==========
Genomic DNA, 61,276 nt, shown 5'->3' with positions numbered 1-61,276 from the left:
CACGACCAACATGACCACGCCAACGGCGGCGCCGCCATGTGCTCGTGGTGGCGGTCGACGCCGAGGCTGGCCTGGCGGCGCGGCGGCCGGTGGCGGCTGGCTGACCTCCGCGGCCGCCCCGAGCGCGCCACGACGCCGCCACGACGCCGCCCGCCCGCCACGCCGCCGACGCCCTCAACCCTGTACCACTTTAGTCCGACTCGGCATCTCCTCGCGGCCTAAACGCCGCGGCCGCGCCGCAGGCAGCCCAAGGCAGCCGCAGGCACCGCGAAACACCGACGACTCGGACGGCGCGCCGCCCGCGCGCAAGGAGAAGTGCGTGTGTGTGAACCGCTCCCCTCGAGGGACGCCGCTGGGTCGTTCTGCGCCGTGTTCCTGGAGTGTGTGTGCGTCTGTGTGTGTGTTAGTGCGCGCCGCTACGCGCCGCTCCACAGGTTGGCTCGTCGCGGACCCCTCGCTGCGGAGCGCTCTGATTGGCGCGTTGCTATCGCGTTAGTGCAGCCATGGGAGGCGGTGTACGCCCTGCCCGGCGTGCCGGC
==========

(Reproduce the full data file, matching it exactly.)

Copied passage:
Genomic DNA, 61,276 nt, shown 5'->3' with positions numbered 1-61,276 from the left:
CACGACCAACATGACCACGCCAACGGCGGCGCCGCCATGTGCTCGTGGTGGCGGTCGACGCCGAGGCTGGCCTGGCGGCGCGGCGGCCGGTGGCGGCTGGCTGACCTCCGCGGCCGCCCCGAGCGCGCCACGACGCCGCCACGACGCCGCCCGCCCGCCACGCCGCCGACGCCCTCAACCCTGTACCACTTTAGTCCGACTCGGCATCTCCTCGCGGCCTAAACGCCGCGGCCGCGCCGCAGGCAGCCCAAGGCAGCCGCAGGCACCGCGAAACACCGACGACTCGGACGGCGCGCCGCCCGCGCGCAAGGAGAAGTGCGTGTGTGTGAACCGCTCCCCTCGAGGGACGCCGCTGGGTCGTTCTGCGCCGTGTTCCTGGAGTGTGTGTGCGTCTGTGTGTGTGTTAGTGCGCGCCGCTACGCGCCGCTCCACAGGTTGGCTCGTCGCGGACCCCTCGCTGCGGAGCGCTCTGATTGGCGCGTTGCTATCGCGTTAGTGCAGCCATGGGAGGCGGTGTACGCCCTGCCCGGCGTGCCGGC